‘No need’ for tribunal if Tusla owned up to false rape allegation

Tribunal criticises agency’s response to error on Sgt McCabe’s file

If Tusla had owned up to mistakenly accusing garda whistleblower Sgt Maurice McCabe of rape, there would likely have been no need for the Disclosures Tribunal, the tribunal chairman said.

In his report published on Thursday, Mr Justice Charleton was damning in his judgment of how Tusla dealt with false allegations of sexual abuse made against Sgt McCabe which were later circulated to senior garda management and used to discredit him.

In 2006 a complaint was made against Sgt McCabe of sexual impropriety with a colleague’s daughter, known as Ms D, about eight years earlier.

The allegations consisted of "a single, brief, alleged clothed incident". A file was sent to the Director of Public Prosecutions (DPP) who found that, even taking the complainant at face value, "no offence had been disclosed".

The DPP ordered no prosecution and social services directed no further action. "That should have been the end of any allegation that Maurice McCabe had ever sexually assaulted a child," Mr Justice Charleton wrote.

In 2013, a transcription error resulted in the 2006 alleged incident becoming a rape allegation on Sgt McCabe’s file.

Mr Justice Charleton ruled there was no conspiracy behind the mix-up: “This must be one of the most unlikely coincidences ever to be accepted by any judicial tribunal. Yet, coincidence it was.”

He accepted evidence by HSE staff member Laura Brophy about how she made the mistake and called it an "horrendous coincidence".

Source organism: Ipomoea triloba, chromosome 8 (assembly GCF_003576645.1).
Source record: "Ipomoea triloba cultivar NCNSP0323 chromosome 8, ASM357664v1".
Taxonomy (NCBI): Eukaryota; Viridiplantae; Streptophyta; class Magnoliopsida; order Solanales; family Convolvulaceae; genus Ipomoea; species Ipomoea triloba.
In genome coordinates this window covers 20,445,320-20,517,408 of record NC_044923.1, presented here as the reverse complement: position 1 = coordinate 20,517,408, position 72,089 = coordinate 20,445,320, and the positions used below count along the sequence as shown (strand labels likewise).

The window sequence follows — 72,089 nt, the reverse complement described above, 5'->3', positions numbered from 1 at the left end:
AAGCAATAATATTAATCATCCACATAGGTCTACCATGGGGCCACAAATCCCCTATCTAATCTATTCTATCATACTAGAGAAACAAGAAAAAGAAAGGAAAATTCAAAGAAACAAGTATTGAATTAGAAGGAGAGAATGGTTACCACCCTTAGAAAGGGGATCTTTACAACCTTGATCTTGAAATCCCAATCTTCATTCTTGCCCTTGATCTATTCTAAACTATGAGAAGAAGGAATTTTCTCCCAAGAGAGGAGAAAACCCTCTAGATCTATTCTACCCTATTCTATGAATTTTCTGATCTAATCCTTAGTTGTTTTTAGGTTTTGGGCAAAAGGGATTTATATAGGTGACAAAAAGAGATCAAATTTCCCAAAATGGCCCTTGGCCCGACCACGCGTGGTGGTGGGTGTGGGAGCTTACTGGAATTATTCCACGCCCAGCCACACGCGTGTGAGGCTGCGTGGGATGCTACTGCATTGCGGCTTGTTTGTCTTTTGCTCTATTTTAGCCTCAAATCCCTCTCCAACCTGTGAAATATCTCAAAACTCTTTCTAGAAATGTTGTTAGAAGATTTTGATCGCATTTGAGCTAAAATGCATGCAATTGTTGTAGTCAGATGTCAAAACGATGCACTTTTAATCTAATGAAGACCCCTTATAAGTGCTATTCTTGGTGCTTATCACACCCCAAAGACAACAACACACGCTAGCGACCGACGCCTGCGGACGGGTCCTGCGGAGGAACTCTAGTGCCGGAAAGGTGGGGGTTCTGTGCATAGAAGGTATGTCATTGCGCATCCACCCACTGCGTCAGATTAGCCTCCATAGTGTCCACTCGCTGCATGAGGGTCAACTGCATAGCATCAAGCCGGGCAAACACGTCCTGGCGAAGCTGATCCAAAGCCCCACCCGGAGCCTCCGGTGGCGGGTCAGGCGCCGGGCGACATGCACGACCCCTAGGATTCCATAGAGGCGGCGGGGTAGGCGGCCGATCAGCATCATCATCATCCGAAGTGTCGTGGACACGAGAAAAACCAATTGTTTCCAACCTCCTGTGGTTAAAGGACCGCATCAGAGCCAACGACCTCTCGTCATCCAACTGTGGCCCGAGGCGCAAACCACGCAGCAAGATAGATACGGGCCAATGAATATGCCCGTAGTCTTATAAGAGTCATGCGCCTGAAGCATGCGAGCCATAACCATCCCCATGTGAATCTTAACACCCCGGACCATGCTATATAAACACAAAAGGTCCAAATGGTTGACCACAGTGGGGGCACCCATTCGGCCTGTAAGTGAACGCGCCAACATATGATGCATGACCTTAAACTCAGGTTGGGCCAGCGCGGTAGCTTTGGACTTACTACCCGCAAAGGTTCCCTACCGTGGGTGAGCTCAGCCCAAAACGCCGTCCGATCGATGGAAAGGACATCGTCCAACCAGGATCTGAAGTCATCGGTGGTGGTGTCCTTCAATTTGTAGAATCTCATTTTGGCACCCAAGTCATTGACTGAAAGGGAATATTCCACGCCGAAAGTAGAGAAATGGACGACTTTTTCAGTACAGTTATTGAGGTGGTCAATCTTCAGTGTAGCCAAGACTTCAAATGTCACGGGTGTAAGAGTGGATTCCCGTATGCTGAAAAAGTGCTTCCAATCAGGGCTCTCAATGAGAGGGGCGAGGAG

However, he also found a litany of errors by Tusla, which took over child protection matters from the HSE in 2014. The false rape allegation against Sgt McCabe “took on a life of its own”.

A letter was sent to Sgt McCabe’s house in 2016 detailing the false allegation. It was opened by his wife. The allegation also made its way to the assistant garda commissioner for the northern region from Cavan/ Monaghan and then to Garda Headquarters where it was kept on file.

The judge said if Tusla senior management had sat down and read the file and admitted to the mistakes “this tribunal of inquiry would most probably have been avoided”.


There was no need for Tusla to report the false rape allegation to gardaí even when it wasn’t clear that it was false. It was done because procedures within the agency were “chaotic”.

The judge found the false report “had an afterlife within Tusla. This was not due to any action by gardaí, but was because of the astounding inefficiency of [Tusla] and the inertia of its management in Cavan/Monaghan.”

Tusla could have corrected the file in 2016, the judge said. Instead it was passed to an outside agency, the Sexual Abuse Regional Team. When this happened, certain documents were taken from the file by an unidentified person, which made it harder to spot an error had occurred.

The judge also said Tusla was slow to respond to the public request for co-operation with the Disclosures Tribunal.

“Statements made were laconic to the point of being mysterious. The tribunal had to seek further information and identify witnesses who might cast light on matters, who had not yet revealed themselves,” he said.

“This kind of holding back is bad enough from a private citizen, never mind a public body.”

On the subject of the 2006 allegation involving Ms D, Mr Justice Charleton found that the garda, the State solicitor and the DPP dealt fairly and appropriately with the matter.

“The complaint was a nightmare experience for Maurice McCabe. The matter was thoroughly investigated by the gardaí. No bias in favour of or against either Ms D or Maurice McCabe was present in anyone dealing with the matter.”

He said the DPP’s decision not to prosecution was flawless. “The shame is that this entire matter did not end there.”